Travel Agents are the best way to buy a cruise.
Cruise Buying Misconceptions
I received a cruise newsletter for " cruise industry insiders," that noted a market study on cruisers' perceptions on the best way to buy
a cruise. I was surprised at how misinformed some people appear to be about cruise purchases, even in this day of readily available information. And so we want to clear the air.
Not everyone will like what we have to say, but since CruiseMates does not sell travel at all (even our group cruises are handled through an outside agency and unlike similar cruise communities, we don't care to profit from our readers) we have no stake in what we are saying other than our goal to give you the best possible advice on how to buy a cruise.
The study noted that only 78% of cruisers say they book "some" of their cruises with travel agents, down from 88% five years earlier. Most disquieting, 56% of people responded that they believe they can get a better price on a cruise if they book it on their own - without the help of a travel agent. Not true!
Here is the absolute truth: the best cruise deals come from cruise specialist travel agencies. These agencies can and will get you the same price you would get by booking directly with the cruise line every time, and they give you an added level of service you do not get by dealing directly with the cruise line. But best of all, in many cases they will sweeten the deal by offering you additional perks the cruise line would not give you. These are called "value add" inducements.
In the last few months both Carnival and NCL have announced "flat pricing" policies, catching up with the flat-pricing policy already in effect with Royal Caribbean for a few years now. This means that whatever price you see advertised directly from a cruise line will be the same price you see at a cruise agency web site. For the record, Regent, Oceania and other luxury cruise lines also have the same policy.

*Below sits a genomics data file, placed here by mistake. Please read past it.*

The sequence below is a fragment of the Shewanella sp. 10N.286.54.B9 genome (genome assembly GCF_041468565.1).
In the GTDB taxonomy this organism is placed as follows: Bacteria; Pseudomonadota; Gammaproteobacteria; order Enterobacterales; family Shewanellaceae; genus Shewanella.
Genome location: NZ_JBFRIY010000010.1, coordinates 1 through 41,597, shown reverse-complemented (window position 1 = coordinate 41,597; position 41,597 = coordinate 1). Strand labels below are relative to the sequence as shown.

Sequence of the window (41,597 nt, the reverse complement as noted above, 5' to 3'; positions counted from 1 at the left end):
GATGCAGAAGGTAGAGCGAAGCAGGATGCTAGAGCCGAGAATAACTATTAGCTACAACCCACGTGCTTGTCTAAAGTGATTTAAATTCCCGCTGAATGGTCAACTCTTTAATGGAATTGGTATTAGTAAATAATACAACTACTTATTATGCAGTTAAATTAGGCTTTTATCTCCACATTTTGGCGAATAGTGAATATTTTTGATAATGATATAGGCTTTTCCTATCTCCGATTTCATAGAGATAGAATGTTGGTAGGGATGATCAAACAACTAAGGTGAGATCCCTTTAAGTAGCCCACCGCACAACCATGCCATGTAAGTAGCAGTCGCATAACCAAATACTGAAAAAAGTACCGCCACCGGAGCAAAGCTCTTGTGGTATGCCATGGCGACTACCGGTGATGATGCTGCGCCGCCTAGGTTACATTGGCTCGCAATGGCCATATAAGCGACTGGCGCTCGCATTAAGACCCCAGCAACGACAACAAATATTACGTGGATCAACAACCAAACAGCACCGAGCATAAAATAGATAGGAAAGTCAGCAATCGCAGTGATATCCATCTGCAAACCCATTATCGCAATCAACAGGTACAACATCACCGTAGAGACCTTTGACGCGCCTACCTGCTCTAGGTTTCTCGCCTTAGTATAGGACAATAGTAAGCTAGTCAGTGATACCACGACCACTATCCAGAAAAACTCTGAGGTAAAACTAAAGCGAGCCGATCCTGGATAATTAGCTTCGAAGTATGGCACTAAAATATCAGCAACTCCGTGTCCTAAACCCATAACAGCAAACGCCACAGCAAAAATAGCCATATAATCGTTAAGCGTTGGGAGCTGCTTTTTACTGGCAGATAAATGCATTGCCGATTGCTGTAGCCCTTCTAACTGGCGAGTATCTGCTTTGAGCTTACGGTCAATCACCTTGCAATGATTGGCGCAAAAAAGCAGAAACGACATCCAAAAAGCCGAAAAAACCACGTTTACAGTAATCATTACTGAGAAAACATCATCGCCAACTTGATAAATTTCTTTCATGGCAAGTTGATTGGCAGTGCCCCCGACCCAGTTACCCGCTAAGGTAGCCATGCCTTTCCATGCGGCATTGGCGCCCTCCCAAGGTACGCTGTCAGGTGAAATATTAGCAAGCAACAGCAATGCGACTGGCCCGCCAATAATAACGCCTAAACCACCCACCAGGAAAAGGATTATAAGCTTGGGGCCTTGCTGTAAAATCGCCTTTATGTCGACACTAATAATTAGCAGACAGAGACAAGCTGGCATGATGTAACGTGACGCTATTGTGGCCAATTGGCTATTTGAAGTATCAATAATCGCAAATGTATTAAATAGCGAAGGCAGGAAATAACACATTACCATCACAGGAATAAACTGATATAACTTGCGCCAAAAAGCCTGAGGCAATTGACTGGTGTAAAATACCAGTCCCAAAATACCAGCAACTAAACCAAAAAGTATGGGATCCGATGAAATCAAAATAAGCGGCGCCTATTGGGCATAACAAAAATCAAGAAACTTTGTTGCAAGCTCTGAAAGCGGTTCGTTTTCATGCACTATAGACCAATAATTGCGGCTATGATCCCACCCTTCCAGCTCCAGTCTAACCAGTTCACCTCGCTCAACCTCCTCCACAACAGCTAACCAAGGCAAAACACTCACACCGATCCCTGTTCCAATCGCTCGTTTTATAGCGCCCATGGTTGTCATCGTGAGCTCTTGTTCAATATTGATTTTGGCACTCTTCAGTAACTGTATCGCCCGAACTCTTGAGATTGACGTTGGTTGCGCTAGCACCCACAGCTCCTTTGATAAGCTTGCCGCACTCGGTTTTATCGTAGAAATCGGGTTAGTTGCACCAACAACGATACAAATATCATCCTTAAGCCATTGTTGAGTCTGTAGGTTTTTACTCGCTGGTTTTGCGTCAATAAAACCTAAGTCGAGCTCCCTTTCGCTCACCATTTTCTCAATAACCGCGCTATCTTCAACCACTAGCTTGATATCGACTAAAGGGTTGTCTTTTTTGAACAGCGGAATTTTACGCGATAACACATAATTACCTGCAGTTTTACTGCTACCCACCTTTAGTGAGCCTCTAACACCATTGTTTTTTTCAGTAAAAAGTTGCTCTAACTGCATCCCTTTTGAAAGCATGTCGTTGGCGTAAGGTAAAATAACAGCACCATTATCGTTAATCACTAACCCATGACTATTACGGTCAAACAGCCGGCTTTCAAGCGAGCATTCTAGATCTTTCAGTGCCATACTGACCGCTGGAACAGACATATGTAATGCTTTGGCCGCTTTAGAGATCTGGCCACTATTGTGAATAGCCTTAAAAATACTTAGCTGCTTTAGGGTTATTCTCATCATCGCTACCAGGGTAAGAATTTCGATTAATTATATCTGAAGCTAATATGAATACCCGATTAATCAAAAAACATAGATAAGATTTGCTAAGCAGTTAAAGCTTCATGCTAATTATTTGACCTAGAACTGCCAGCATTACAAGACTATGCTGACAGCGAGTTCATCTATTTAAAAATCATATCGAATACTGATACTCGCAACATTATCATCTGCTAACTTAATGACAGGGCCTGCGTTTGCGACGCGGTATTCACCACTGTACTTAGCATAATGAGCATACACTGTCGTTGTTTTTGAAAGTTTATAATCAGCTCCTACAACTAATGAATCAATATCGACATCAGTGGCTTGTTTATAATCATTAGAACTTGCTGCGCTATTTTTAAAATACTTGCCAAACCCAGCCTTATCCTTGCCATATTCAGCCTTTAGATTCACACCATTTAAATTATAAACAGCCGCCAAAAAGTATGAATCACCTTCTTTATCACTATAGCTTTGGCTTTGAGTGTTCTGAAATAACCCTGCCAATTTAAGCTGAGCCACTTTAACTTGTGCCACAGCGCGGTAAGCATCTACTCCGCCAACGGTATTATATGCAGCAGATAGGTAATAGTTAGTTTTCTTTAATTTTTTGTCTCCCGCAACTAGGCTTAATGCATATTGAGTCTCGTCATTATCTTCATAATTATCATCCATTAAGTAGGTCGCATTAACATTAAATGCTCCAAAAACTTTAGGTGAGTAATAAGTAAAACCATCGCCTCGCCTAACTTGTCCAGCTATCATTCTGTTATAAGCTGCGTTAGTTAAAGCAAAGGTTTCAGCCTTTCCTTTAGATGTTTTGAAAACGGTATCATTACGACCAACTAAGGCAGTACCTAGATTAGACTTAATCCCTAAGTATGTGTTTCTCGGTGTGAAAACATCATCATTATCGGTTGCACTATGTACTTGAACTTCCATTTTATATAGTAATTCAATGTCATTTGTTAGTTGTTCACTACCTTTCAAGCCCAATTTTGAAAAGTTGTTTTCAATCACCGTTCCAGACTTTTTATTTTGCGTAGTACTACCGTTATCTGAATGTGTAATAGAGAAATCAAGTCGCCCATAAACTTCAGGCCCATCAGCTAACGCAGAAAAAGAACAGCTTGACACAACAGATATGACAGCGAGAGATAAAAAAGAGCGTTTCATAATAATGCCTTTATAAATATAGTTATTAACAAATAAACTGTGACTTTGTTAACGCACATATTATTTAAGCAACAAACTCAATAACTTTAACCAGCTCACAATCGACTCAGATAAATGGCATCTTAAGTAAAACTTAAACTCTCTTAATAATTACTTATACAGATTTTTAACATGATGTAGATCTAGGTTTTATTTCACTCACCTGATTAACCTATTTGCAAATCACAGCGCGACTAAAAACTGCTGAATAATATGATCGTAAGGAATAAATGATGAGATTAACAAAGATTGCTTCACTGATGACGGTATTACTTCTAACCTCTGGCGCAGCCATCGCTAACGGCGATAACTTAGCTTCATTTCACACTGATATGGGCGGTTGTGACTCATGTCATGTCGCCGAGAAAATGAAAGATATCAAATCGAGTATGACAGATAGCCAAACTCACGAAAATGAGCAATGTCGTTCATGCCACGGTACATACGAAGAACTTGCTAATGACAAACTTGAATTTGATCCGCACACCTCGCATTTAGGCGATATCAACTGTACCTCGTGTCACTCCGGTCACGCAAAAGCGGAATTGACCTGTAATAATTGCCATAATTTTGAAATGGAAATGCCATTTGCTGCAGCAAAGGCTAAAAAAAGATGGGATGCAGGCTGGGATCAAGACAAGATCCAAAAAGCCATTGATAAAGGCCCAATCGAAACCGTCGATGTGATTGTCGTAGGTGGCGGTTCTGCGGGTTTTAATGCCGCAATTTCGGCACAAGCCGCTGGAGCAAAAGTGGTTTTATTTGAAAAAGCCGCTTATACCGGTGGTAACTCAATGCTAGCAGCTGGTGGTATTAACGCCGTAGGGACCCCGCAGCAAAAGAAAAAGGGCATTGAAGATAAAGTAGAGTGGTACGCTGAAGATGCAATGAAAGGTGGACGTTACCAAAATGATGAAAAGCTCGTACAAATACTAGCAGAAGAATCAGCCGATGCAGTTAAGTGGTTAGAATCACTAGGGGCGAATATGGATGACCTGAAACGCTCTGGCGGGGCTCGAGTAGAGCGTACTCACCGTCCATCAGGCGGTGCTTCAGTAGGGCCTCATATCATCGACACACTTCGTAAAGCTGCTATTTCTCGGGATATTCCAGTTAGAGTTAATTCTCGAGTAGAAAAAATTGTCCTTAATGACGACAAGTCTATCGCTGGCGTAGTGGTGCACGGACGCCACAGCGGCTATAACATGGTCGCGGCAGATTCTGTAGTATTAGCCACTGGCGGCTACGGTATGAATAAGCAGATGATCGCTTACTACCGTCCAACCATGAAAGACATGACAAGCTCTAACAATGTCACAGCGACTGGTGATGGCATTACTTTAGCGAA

But you will only get additional perks by using a travel agent - not by booking directly with the cruise line. The cruise lines allow agents to use "value added" enticements like transfers, trip insurance, dinner reservations, bottles of wine - anything except cash. There is an official policy limiting these perks to $150 in value, plus the agents cannot advertise the cash value of these value-added inducements. What does that mean? That you have to call these agents to find out what they will do for you.
Many novice travelers have travel agent phobia. Don't. Successful travel agents make a living by acquiring loyal customers and selling in volume. Some people don't understand that the cruise lines pay the full commission of the travel agent, it is not charged to the customer at all. All of the customer money goes directly to the cruise line and the agent is then paid a commission by the cruise line after you sail.
Part of the new policy is that every cruise booked by a travel agent must be for the exact price set by the cruise line. So, every agency pays the same retail price as you would pay booking directly. Agents are later paid their commission by the cruise line in the form of a check after you sail. It's a tough business where cash flow is critical.
Another misconception is that travel agents will steer you away from what you want and towards the product where they make the most money. Let's answer that concern this way; First, if you don't already have a travel agent you trust you need to find one. Secondly, if do your research and know what you want before you book a cruise you won't be steered away.
Now, for the record, we have heard horror stories about a few agents charging a newcomer the brochure rate on a cruise. That is one reason flat-pricing works for you. If you are ever charged more for a cruise than the line is advertising you need a new travel agent. There is no acceptable excuse.
Travel agents are not paid commissions on airfare, however. Therefore, many agents invoke a service charge for selling you an airline ticket. This is fair, and this even includes the big sellers of air travel on the Internet.
It is important to understand that not all travel agents are the same. We highly recommend looking at our "Cruise Bargains" newsletters (sent out on Tuesdays) and in our "Cruise Bargains" area online to find the best cruise-specialist agencies. Finding a good agent takes time, but you can find out how to pick a travel agent by reading the articles in CruiseMates' Consumer Affairs area. There isn't a single aspect of cruise sales in there we haven't covered - there may be more than you will ever need to know. But one thing is sure, you will know how to buy a cruise when you are done reading.
For a detailed discussion on this topic and exactly what you should be paying a travel agent go to this forum:
Travel Agent Fees.
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